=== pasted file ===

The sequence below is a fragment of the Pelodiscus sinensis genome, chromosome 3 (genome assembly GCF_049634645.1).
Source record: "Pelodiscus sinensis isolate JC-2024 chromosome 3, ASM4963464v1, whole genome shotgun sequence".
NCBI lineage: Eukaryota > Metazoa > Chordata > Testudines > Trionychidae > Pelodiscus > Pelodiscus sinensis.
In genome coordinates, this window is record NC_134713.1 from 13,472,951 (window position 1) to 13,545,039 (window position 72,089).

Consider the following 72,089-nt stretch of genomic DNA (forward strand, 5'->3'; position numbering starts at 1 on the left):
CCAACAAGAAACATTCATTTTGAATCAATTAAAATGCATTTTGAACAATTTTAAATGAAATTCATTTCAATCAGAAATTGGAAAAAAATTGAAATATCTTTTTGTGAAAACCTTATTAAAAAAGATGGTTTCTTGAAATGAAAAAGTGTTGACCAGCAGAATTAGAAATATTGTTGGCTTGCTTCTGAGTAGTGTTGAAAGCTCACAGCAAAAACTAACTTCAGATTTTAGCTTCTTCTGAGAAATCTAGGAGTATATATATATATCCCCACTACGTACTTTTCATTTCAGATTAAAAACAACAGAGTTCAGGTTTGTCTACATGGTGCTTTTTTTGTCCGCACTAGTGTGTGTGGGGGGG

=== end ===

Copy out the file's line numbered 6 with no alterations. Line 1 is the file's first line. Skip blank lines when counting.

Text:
CCAACAAGAAACATTCATTTTGAATCAATTAAAATGCATTTTGAACAATTTTAAATGAAATTCATTTCAATCAGAAATTGGAAAAAAATTGAAATATCTTTTTGTGAAAACCTTATTAAAAAAGATGGTTTCTTGAAATGAAAAAGTGTTGACCAGCAGAATTAGAAATATTGTTGGCTTGCTTCTGAGTAGTGTTGAAAGCTCACAGCAAAAACTAACTTCAGATTTTAGCTTCTTCTGAGAAATCTAGGAGTATATATATATATCCCCACTACGTACTTTTCATTTCAGATTAAAAACAACAGAGTTCAGGTTTGTCTACATGGTGCTTTTTTTGTCCGCACTAGTGTGTGTGGGGGGG